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NFL Draft 2020: Top Late-Round Sleepers

Anthony McFarland Jr., Maryland
Everybody focuses on the first round of the NFL Draft every year, creating countless scenarios on how the 32 selections will play out. Obviously the first round is full of elite talent, but the organizations that really know how to succeed in the NFL are adept at finding value in the later rounds. There's a long list of guys in Rounds 4-7 who may get ignored in the grand scheme of the Draft, but will end up playing crucial snaps on Sundays. I decided to introduce my favorite late-round sleeper at each position as we slowly creep towards April's NFL Draft. It's hard to know exactly where these prospects will end up, but I feel as though they will make an impact.

Cole McDonald, Hawaii Projected Range: 5th-Undrafted
This is a strong quarterback class throughout, with elite potential at the top (Burrow & Tua) but also some interesting sleepers further down the board (Jalen Hurts). We could certainly see one or two of these sleepers make an impact on the next level, and there isn't one with the pure arm talent of Hawaii's Cole McDonald. Playing in an aggressive, vertical offense during his two seasons as starter, McDonald posted numbers of 8,010 yards and 69 touchdowns. He capped off his college career by torching BYU in last fall's Hawaii Bowl, with 493 yards and four touchdown passes. Now, obviously there are some major reservations about a guy like this. First off, he won't play in any NFL offense close to the one he played at Hawaii. With the Rainbow Warriors, he was essentially allowed to drop back chuck the ball all over the field. Of course, that explains his high interception rate (24 in two years) and mediocre completion percentage. McDonald will also play against much better competition on NFL defenses than the units he saw during his time in the Mountain West conference, which is notable to bring up. Despite those valid concerns, his arm talent is off the charts. Again, he isn't the most accurate passer but his deep ball is one of the best in this Draft. If he can adapt to an NFL system and cut down on the mistakes, I wouldn't be shocked if this is a guy that has some spot in the league.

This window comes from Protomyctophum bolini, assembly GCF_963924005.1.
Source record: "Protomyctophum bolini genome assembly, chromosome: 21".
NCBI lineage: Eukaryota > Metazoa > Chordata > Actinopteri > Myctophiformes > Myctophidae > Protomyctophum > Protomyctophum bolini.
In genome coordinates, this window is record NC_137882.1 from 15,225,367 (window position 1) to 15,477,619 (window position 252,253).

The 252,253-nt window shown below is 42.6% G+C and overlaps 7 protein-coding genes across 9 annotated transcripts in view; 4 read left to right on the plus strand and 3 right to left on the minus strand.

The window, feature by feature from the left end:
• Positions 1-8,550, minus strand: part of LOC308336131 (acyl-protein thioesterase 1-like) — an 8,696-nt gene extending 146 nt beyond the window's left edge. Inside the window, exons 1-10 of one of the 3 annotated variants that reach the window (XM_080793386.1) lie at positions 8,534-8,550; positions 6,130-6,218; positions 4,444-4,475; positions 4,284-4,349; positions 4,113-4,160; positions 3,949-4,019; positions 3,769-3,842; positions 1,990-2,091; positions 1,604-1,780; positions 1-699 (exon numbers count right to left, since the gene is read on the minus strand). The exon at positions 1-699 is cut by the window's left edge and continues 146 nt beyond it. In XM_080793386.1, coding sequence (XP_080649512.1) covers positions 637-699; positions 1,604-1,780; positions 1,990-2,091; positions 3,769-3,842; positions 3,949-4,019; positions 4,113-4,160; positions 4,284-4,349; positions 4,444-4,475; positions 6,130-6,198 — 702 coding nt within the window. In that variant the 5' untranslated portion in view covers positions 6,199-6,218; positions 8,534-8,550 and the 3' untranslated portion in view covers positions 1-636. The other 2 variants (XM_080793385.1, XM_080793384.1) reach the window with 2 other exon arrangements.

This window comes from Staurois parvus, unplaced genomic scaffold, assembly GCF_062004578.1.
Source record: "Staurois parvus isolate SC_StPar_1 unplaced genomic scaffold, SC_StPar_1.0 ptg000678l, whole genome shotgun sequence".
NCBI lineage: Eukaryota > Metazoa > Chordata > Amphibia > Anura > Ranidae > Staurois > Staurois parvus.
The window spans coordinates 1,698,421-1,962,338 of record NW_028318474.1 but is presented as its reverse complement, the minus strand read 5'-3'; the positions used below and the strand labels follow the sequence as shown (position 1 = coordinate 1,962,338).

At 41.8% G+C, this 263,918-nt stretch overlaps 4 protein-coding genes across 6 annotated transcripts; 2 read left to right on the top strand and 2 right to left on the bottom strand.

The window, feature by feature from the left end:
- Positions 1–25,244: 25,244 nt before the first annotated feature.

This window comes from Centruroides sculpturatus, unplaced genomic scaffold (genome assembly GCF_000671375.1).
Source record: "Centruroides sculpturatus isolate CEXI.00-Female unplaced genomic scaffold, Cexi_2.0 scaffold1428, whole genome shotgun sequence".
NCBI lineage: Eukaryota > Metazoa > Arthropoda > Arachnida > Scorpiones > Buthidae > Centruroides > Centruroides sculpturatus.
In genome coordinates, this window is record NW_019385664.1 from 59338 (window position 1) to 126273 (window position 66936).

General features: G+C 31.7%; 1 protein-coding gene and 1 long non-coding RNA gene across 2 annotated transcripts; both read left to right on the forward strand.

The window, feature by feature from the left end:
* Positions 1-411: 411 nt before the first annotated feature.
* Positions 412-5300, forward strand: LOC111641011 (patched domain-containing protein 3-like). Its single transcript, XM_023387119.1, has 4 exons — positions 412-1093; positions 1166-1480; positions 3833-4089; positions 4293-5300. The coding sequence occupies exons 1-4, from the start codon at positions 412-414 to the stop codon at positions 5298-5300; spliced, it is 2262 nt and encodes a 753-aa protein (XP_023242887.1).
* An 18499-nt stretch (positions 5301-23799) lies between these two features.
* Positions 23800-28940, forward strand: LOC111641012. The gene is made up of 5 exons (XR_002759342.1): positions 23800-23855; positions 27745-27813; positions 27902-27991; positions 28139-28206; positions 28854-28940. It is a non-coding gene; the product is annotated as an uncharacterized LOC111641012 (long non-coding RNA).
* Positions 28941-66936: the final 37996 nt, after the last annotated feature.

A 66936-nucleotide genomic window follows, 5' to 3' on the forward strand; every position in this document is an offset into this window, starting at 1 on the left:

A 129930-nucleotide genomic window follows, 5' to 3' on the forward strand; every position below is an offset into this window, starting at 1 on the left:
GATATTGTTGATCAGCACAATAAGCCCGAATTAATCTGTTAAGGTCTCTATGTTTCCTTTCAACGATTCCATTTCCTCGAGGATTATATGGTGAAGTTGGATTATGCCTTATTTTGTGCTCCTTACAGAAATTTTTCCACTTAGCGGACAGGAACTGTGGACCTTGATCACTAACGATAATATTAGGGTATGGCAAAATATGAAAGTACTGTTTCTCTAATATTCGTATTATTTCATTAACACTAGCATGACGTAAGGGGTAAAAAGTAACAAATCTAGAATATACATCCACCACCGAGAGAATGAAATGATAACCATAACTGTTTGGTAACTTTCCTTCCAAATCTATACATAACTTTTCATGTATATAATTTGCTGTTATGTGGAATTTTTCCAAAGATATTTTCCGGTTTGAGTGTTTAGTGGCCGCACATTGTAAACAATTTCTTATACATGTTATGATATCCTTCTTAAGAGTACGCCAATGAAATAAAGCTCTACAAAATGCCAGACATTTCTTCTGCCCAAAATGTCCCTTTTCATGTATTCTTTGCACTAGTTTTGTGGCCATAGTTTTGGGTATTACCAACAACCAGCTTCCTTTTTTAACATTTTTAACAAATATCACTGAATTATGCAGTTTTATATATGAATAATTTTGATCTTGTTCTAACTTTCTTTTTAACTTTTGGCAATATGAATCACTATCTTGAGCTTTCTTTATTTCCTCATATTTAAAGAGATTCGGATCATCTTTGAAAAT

Running back
Anthony McFarland, Maryland Projected Range: 4th-6th
I've been a fan of Anthony McFarland's since he was a four-star recruit coming into Maryland, and he had numerous impressive moments with the Terrapins. In 2018 as Maryland's change-of-pace back, he averaged nearly eight yards per carry and totaled 1,034 yards, gashing opposing defenses with his track speed. Expected to do even bigger things in 2019, McFarland suffered through an injury-plagued campaign that likely hurt his Draft stock. There's a good chance he slips past the mid-rounds particularly with the way the running back position is currently valued in the NFL. Whoever does take a chance on him is getting an absolute burner, who ran 4.44 at the Combine last month. His burst and acceleration in the open field are what really wow me, but the health concerns are there. He could still be a nice change-of-pace for any number of NFL teams, especially one that often leans on the power run.

Receiver/Tight End
Isaiah Hodgins, Oregon State Projected Range: 5th-7th
I had a tough time deciding on this slot between SMU's James Proche and Isaiah Hodgins, but Hodgins is more of your prototypical NFL wide out, while Proche will have to be used a little differently. Oregon State obviously doesn't get much national attention, but the Beavers were quietly exceptional on offense in 2019, and Hodgins was a big reason why. He caught 86 balls for 1,172 yards, tallying 13 touchdowns. He doesn't beat opposing defensive backs with elite-level speed (4.61 40 at the Combine), but he is a crisp route runner with size (6'4") and big hands. I project him as a possible red zone threat, who could also be helpful on third downs with his reliability. This is a stacked receiver group, but NFL teams should not allow a guy like Hodgins to sleep through the cracks.